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How to nail a ballsy move

Maria Rovito
Assoc. Opinion Editor

Pyotr Pavlensky in Red Square, MoscowOn Sunday, Russian performance artist Pyotr Pavlensky sat outside Lenin’s Mausoleum in Moscow, on bricks of the Red Square, in the freezing cold. Protesting against the Kremlin’s infringement on political rights and turning Russia into a “police state”, many onlookers watched as he sat on the Red Square, completely naked.

What was different about this protest was the fact that Pavlensky’s testicles were nailed to the cobblestone of the Red Square.

Police eventually came, covered Pavlensky with a blanket, and took him to a medical clinic. He was then transferred to a police station, marking his second arrest in the past few years.

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Pavlensky’s display of nudity, grotesqueness, and horror shocked tourists as he hammered a nail through his scrotum on November 10, the date celebrating Russia’s Police Day. On this national holiday, the Russian police are honored for their service.

Pavlensky had written prior to his performance, “A naked artist, looking at his balls nailed to the Kremlin pavement, is a metaphor for the apathy, political indifference, and fatalism of contemporary Russian society.”

He has stated, “As the government turns the country into one big prison, stealing from the people and using the money to grow and enrich the police apparatus and other repressive structures, society is allowing this, and forgetting its numerical advantage, is bringing the triumph of the police state closer by its inaction.”

This has not been the first incident where Russia has seen edgy and provocative demonstrations. Last year, the band Pussy Riot performed inside a Russian Orthodox cathedral, protesting against the reign of Vladimir Putin. Three members were arrested with the charge of “hooliganism”; their sentencing drew the world’s attention to human rights issues within Russia.

Considering that there has been a continuous protest in Russia since 2011, called the Snow Revolution, it’s no surprise that Pavlensky chose to protest the Russian authorities last Sunday. However, I am sure that many readers are offended, intrigued, and even flat-out disgusted by his methods of protesting.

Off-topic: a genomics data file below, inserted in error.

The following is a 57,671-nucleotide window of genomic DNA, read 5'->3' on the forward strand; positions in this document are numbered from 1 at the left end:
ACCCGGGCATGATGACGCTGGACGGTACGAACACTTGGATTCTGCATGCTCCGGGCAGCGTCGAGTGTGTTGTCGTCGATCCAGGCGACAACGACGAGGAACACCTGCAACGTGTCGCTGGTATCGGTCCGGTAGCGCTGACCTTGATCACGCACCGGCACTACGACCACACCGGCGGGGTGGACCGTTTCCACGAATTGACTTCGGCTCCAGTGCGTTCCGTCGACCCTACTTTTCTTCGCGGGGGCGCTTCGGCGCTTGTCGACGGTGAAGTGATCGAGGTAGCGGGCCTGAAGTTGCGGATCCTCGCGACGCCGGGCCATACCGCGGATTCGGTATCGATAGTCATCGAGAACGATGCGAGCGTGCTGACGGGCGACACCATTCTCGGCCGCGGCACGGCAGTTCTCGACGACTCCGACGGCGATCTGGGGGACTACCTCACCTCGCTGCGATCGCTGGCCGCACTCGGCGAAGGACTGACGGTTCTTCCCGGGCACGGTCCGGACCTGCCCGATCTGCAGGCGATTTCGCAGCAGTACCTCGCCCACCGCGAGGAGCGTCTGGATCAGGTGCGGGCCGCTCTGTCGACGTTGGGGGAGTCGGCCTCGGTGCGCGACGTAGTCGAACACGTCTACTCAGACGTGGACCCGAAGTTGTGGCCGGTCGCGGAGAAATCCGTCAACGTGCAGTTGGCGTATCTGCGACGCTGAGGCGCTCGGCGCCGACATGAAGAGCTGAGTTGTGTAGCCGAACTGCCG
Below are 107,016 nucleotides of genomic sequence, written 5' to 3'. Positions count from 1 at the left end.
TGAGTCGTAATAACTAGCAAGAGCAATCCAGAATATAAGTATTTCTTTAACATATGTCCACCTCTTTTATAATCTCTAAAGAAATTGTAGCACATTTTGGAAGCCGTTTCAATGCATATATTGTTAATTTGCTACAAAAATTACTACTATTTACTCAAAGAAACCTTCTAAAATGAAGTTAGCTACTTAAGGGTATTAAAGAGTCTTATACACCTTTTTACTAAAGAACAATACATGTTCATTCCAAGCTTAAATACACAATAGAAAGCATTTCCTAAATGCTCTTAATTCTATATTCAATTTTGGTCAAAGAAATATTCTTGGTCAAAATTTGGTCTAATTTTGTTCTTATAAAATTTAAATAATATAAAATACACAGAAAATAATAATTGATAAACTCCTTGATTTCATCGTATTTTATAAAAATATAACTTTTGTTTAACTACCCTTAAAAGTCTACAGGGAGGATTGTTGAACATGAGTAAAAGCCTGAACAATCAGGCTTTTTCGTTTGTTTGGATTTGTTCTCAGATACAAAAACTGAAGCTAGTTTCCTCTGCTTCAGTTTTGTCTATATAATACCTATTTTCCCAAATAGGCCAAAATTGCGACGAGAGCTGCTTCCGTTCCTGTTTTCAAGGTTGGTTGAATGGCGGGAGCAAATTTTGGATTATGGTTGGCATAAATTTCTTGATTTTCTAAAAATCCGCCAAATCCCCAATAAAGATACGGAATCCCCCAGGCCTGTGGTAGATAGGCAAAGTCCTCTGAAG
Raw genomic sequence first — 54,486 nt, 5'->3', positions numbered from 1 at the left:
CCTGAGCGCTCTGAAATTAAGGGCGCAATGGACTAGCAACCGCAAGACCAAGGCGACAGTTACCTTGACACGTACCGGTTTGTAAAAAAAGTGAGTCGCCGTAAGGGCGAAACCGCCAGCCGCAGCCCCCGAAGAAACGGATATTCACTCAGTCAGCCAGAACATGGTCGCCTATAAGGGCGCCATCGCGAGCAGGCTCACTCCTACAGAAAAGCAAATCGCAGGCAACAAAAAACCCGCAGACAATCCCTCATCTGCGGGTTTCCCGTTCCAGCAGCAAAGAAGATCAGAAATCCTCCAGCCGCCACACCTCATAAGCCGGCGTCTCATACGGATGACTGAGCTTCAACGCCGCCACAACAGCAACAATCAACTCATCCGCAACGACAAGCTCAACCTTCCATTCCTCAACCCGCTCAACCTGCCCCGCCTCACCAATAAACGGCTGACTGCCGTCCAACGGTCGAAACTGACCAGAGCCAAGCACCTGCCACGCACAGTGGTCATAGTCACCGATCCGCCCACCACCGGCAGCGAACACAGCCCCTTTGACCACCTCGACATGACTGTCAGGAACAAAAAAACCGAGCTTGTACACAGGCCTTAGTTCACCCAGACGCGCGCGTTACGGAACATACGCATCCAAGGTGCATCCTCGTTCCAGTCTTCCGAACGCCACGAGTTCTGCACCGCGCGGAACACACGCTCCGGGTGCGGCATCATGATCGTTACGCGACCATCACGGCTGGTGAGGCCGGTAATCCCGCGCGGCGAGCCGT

Think about your own emotions in response to Pavlensky’s performance. Do you feel enraged? Appalled? Nauseous? Curious? Or even sympathetic?

No matter how ridiculous one makes Pavlensky’s display out to be, there is one thing he effectively managed to do: grab your attention.

One of the strongest methods of communication when attempting to bring light to an issue is to appeal to the audience’s emotions and to identify with them, called pathos. Aristotle’s concept of pathos was seen in Pavlensky’s protest: he connected the emotions that compose modern Russian society with his and his audience’s.

He was able to show them the intimidation, isolation, discouragement, and alienation that millions of modern Russians must face. In a country where elections are not free, LGBT communities have almost no rights, corrupt and unfair politicians are in power, and citizens are arrested for criticizing their government, something dramatic and outrageous needed to occur in order to seize the world’s attention.

Yes, nailing one’s testicles to the cobblestone of the Red Square can be seen by many as outright disturbing. What is truly disturbing, however, is how Russian citizens are treated in the 21st century by their own government. Through his demonstration, Pavlensky displayed to the world the pain, suffering, and hardships present in Russian society.

Whatever emotions or thoughts you might have had regarding his performance was what Pavlensky was aiming for. It truly was a ballsy move.